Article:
As seen in FIG. 6, ball separator 10 is best used on a conventional ball washing machine, such as ball washing machine 40 identical to that disclosed in U.S. Pat. No. 5,669,096. Vacuum pressure is created by blower 41 and drawn through output tube 13. This creates a vacuum in ball separator 10 and further in intake tube 12. Intake tube 12 can be used as a wand such as is disclosed in U.S. Pat. No. 5,647,089, as a target such as is seen in U.S. Pat. No. 5,673,918, or other appropriate collection device. In either event, balls 35 and deformed balls 36 are drawn through tube 12 to ball separator 10 and then to output tube 13 for delivery to ball washer 40.
An alternate embodiment of a ball separator is seen in FIG. 5, where ball separator 50 includes two L-shaped tunnels 51 and 52, which share common receptacle 53. Ball separator 50 would be used when two ball pits are being cleaned at the same time. Output tubes 54 and 55 would feed into separate washing channels of a two channel ball washing machine (not shown). In practice, ball separator 50 operates identically to ball separator 10, but with a plurality of L-shaped tunnels.
The preferred method of using ball separator 10 comprises drawing balls 35 and 36 through intake tube 12 (FIG. 1) to intake opening 19 by means of vacuum pressure. Balls 35 and 36 are then deflected by first bi-angled deflection plate 26 and into first leg 14 of L-shaped tunnel 11. Gravity acts on some portion of deformed balls 36 and draws them into receptacle 23 through slot 21. The vacuum draws spherical balls 35 and the remaining portion of deformed balls 36 towards second deflection plate 29, where they are deflected into second leg 16. The orientation of balls 35 and 36 is changed and the balls 35 travel down second leg 16 while remaining deformed balls 36 fall through operation of gravity through slot 21 into receptacle 23 where they remain until door 25 is lifted and balls 36 are removed. Spherical balls 35 then pass through output opening 20 and into output tube 13 onto a ball washer or other apparatus.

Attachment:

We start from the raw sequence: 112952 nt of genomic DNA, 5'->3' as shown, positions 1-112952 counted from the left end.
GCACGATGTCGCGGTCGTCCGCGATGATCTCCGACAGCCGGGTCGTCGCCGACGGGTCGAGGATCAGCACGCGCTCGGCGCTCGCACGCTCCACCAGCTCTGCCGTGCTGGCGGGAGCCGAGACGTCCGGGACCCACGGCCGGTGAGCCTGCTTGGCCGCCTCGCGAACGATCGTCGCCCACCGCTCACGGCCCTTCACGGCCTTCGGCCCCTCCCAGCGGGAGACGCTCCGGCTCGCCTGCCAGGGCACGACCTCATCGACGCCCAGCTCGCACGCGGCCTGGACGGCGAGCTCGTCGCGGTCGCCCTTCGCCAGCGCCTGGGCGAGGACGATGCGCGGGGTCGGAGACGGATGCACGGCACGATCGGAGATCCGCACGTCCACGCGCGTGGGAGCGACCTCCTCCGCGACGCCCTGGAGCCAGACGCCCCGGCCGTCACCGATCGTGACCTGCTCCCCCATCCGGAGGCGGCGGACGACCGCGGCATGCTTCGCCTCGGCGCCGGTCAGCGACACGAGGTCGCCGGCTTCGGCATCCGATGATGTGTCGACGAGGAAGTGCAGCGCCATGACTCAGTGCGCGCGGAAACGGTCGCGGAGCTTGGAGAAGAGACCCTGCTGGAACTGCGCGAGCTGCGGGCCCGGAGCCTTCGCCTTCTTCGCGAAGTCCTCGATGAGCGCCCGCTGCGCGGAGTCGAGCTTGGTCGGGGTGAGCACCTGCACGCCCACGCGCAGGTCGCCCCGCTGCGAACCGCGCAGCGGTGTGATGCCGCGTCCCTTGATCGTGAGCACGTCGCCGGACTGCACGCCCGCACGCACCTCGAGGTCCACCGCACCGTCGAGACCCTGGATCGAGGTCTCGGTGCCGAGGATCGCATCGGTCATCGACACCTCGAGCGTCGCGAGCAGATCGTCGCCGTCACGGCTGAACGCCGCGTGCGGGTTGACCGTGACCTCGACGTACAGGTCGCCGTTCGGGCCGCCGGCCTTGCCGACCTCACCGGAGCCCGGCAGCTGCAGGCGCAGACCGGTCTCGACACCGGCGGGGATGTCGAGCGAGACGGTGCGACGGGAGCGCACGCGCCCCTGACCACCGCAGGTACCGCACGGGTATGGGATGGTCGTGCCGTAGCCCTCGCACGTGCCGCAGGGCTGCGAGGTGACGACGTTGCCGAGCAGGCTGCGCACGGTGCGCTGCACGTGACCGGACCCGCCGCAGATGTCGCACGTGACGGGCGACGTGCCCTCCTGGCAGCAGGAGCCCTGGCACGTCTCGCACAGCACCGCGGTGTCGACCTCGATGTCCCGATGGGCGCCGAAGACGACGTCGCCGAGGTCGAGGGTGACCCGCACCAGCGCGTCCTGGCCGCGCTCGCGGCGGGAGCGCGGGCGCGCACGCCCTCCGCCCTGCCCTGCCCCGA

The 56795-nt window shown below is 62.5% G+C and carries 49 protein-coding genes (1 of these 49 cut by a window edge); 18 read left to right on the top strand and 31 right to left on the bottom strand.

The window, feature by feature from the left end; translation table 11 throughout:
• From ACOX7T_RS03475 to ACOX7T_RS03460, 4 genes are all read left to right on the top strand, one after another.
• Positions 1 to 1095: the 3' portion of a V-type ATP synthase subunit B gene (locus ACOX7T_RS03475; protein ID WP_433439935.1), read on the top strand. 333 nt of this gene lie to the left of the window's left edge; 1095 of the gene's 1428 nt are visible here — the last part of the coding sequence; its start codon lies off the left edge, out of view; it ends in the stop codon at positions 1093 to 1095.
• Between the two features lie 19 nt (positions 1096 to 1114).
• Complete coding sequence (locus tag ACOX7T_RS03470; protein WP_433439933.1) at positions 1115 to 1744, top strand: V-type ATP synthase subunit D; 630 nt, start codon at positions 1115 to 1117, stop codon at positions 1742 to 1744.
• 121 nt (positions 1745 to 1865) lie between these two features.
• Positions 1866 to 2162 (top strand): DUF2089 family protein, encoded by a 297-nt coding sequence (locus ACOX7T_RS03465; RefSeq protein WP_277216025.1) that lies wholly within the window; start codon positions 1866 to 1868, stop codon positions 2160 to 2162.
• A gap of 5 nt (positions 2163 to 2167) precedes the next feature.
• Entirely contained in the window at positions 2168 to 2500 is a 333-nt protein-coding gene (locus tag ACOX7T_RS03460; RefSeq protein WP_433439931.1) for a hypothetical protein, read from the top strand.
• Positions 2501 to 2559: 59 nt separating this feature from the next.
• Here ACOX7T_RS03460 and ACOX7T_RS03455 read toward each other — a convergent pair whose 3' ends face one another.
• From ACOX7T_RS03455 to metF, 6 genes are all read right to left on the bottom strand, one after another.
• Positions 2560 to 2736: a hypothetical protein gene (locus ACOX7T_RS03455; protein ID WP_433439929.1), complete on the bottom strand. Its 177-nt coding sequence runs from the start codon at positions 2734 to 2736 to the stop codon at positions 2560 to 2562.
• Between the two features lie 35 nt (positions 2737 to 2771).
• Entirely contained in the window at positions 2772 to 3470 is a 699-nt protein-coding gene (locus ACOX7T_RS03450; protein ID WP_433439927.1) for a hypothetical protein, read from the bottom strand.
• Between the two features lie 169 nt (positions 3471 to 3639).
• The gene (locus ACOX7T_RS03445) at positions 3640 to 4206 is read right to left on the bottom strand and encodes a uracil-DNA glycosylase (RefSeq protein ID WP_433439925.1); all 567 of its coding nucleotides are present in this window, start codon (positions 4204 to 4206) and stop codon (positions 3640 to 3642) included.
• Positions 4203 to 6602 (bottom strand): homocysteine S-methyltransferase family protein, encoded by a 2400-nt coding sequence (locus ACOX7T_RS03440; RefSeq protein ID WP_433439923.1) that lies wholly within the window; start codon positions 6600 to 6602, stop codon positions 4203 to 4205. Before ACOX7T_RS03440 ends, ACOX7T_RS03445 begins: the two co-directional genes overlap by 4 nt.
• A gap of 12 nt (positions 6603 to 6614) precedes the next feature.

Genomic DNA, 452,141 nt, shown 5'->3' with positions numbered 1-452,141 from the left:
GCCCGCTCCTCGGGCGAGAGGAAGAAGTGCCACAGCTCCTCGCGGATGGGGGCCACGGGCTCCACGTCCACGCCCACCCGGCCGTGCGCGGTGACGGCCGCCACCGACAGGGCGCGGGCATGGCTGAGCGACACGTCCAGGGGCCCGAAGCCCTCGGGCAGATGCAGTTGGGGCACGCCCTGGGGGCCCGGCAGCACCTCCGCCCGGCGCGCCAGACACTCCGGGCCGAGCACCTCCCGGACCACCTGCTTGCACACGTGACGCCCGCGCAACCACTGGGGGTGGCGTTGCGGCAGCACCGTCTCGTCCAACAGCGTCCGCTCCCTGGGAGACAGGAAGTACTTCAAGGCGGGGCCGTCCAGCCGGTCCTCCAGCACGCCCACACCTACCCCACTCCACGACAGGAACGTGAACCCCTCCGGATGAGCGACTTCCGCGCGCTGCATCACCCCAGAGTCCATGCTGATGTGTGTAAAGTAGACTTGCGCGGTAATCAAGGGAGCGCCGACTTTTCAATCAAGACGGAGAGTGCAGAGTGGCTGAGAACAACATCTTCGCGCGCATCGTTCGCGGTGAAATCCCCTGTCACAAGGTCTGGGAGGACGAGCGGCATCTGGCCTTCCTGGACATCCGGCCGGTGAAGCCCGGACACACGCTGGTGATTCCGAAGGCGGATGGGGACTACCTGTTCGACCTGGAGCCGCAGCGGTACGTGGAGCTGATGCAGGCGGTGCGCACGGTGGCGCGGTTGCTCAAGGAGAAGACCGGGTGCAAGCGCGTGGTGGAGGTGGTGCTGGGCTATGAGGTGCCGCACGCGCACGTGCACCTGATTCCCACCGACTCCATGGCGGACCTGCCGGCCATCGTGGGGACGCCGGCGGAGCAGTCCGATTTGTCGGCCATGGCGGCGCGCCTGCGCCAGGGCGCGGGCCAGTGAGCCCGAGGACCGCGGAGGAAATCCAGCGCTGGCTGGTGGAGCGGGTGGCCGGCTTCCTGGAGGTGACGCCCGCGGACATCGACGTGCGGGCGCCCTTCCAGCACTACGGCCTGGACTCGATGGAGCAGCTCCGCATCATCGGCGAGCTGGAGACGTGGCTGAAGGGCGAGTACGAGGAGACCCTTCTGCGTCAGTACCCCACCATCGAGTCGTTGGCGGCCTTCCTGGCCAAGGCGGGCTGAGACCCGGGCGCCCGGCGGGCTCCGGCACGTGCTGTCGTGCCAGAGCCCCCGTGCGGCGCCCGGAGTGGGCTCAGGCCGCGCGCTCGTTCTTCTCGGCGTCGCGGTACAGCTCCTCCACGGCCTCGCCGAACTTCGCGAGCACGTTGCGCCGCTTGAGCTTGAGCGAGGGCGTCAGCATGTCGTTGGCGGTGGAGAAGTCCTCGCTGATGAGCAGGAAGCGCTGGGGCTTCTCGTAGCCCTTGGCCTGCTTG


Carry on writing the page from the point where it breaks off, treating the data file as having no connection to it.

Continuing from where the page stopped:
The preceding recitation is provided as an example of the preferred embodiments and is not meant to limit the nature of scope of the present invention or appended claims.
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|CN103316844A *||Jul 8, 2013||Sep 25, 2013||广西大学||Screening mechanism for ball beads with asymmetrical inner structures on two end faces|
|CN103316844B *||Jul 8, 2013||Apr 22, 2015||广西大学||Screening mechanism for ball beads with asymmetrical inner structures on two end faces|
|U.S. Classification||209/678, 209/677, 209/675, 209/682|
|Nov 12, 1998||AS||Assignment|
Owner name: INTERTECH CORPORATION, NORTH CAROLINA
Free format text: ASSIGNMENT OF ASSIGNORS INTEREST;ASSIGNOR:WORSHAM, JACK W.;REEL/FRAME:009600/0990
Effective date: 19981029
|Feb 19, 2004||FPAY||Fee payment|
Year of fee payment: 4
|Mar 17, 2008||REMI||Maintenance fee reminder mailed|
|Mar 27, 2008||FPAY||Fee payment|
Year of fee payment: 8
|Mar 27, 2008||SULP||Surcharge for late payment|
Year of fee payment: 7
|Apr 16, 2012||REMI||Maintenance fee reminder mailed|
|Sep 5, 2012||LAPS||Lapse for failure to pay maintenance fees|
|Oct 23, 2012||FP||Expired due to failure to pay maintenance fee|
Effective date: 20120905